Paul’s first letter to the Corinthians continually brings up the contrast between the values of the kingdom of the world and the values that Christians commit to live by. We are physically in this world, but we are called to live in the Kingdom of God. Because the two kingdoms are engaged in a spiritual war, conflict down here is unavoidable. In the early Church, that conflict manifested itself as persecution. Out and out persecution is rare in our lives here in the US, but that doesn’t mean the conflict of values is not taking place in subtler ways. In fact, the latter can be more deadly because it can be hard to detect.
Last time I posted a blog it was a parenthesis on my study through 1st Corinthians. That pause was motivated by Washington Elementary School District’s (WESD) decision to stop accepting Teachers trained by Arizona Christian University (ACU). In that blog I wondered what would happen if ACU chose not to fight this in the courts of this world.
Would that be tantamount to surrendering to the world? Would that be cowardly? WESD was engaging in religious discrimination. And we do live in a country where religious discrimination is against the Law. So, in this case, at this time, the Law of the land is on “our side.” But, my concern is, what happens when it no longer is? Will we change the way we live?
Well, if you have kept up with the news, you know a religious discrimination lawsuit was indeed filed and the issue resolved: WESD agreed to renew their agreement with ACU to allow their student-teachers to teach at WESD school again. Plus, WESD had to pay $25K in attorneys’ fees.
Would Paul applaud this as a victory?
Paul himself turned to the laws of the world in more than one occasion. At the riot in the Temple, he appealed to the fact of his Roman citizenship to keep the Roman chiliarch from having him scourged; and that gave him one more opportunity to witness to his people. At the trial before Porcius Festus, when it became clear that the procurator was about to turn him over to his enemies, Paul appealed to Caesar. And that is how he ended up in Rome.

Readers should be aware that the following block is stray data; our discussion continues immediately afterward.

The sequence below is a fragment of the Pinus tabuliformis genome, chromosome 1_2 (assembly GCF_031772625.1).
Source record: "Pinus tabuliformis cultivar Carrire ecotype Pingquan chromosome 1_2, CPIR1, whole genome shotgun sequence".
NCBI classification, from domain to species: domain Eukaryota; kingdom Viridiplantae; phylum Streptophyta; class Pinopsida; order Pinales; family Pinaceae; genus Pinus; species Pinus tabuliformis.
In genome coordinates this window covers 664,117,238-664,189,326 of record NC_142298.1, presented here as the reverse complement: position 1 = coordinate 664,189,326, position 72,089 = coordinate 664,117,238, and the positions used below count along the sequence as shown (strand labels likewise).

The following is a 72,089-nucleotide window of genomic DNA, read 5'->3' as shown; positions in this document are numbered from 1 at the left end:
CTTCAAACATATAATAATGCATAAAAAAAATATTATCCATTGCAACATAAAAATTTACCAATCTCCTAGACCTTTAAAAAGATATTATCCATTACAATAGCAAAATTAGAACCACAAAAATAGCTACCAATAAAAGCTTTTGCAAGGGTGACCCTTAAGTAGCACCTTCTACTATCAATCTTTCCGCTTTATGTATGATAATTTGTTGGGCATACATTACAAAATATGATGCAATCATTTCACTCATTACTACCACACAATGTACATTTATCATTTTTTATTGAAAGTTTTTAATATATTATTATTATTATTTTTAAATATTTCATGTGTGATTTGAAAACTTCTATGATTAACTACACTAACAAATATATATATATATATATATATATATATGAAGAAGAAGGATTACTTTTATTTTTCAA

Paul availed himself of the laws of this world when the occasion gave him no other way to accomplish his mission. But, by and large, he didn’t expect the world to help him – or even be neutral. He accepted literally what Jesus told His disciples:
John 15:20 Remember the word which I said unto you, The bondman is not greater than his master. If they have persecuted me, they will also persecute you; if they have kept my word, they will keep also yours.
So, it is no surprise when he tells the Corinthians in the second letter, how he differs from the so-called super-apostles that were leading them astray:
2 Corinthians 11: 23-25 Are they ministers of Christ? (I speak as being beside myself.) I above measure [so]; in labours exceedingly abundant, in stripes to excess, in prisons exceedingly abundant, in deaths oft. From the Jews five times have I received forty [stripes], save one. Thrice have I been scourged, once I have been stoned…
Paul’s sufferings were his credentials… And not only the sufferings at the hands of men. (Yes, he mentions his unjust imprisonments, but look at how he continues this passage.)
2 Corinthians 11:25 …three times I have suffered shipwreck, a night and day I passed in the deep: in journeyings often, in perils of rivers, in perils of robbers, in perils from [my own] race, in perils from [the] nations, in perils in [the] city, in perils in [the] desert, in perils on [the] sea, in perils among false brethren; in labour and toil, in watchings often, in hunger and thirst, in fastings often, in cold and nakedness.